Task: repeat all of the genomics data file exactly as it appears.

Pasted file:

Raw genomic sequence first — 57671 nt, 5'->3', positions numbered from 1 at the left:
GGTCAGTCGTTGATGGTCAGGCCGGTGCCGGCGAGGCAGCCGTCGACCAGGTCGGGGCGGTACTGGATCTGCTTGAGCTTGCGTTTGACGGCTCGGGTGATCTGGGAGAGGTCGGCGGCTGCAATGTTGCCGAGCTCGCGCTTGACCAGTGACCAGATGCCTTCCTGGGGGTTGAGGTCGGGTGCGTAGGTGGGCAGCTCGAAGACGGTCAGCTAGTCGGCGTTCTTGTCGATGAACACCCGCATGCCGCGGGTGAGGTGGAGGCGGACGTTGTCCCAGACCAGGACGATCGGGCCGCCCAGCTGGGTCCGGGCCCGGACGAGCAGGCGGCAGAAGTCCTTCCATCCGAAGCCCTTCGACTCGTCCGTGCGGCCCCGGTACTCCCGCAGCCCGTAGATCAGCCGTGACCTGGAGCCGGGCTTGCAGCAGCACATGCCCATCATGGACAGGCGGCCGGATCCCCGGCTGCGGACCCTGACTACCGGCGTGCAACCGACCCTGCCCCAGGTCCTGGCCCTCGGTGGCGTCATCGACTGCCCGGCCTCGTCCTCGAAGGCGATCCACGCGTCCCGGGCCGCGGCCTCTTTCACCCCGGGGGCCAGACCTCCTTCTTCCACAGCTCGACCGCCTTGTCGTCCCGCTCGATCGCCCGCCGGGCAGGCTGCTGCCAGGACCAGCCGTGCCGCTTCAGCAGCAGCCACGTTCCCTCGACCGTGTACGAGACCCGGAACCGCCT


Raw genomic sequence first — 57671 nt, 5'->3', positions numbered from 1 at the left:
GGTCAGTCGTTGATGGTCAGGCCGGTGCCGGCGAGGCAGCCGTCGACCAGGTCGGGGCGGTACTGGATCTGCTTGAGCTTGCGTTTGACGGCTCGGGTGATCTGGGAGAGGTCGGCGGCTGCAATGTTGCCGAGCTCGCGCTTGACCAGTGACCAGATGCCTTCCTGGGGGTTGAGGTCGGGTGCGTAGGTGGGCAGCTCGAAGACGGTCAGCTAGTCGGCGTTCTTGTCGATGAACACCCGCATGCCGCGGGTGAGGTGGAGGCGGACGTTGTCCCAGACCAGGACGATCGGGCCGCCCAGCTGGGTCCGGGCCCGGACGAGCAGGCGGCAGAAGTCCTTCCATCCGAAGCCCTTCGACTCGTCCGTGCGGCCCCGGTACTCCCGCAGCCCGTAGATCAGCCGTGACCTGGAGCCGGGCTTGCAGCAGCACATGCCCATCATGGACAGGCGGCCGGATCCCCGGCTGCGGACCCTGACTACCGGCGTGCAACCGACCCTGCCCCAGGTCCTGGCCCTCGGTGGCGTCATCGACTGCCCGGCCTCGTCCTCGAAGGCGATCCACGCGTCCCGGGCCGCGGCCTCTTTCACCCCGGGGGCCAGACCTCCTTCTTCCACAGCTCGACCGCCTTGTCGTCCCGCTCGATCGCCCGCCGGGCAGGCTGCTGCCAGGACCAGCCGTGCCGCTTCAGCAGCAGCCACGTTCCCTCGACCGTGTACGAGACCCGGAACCGCCT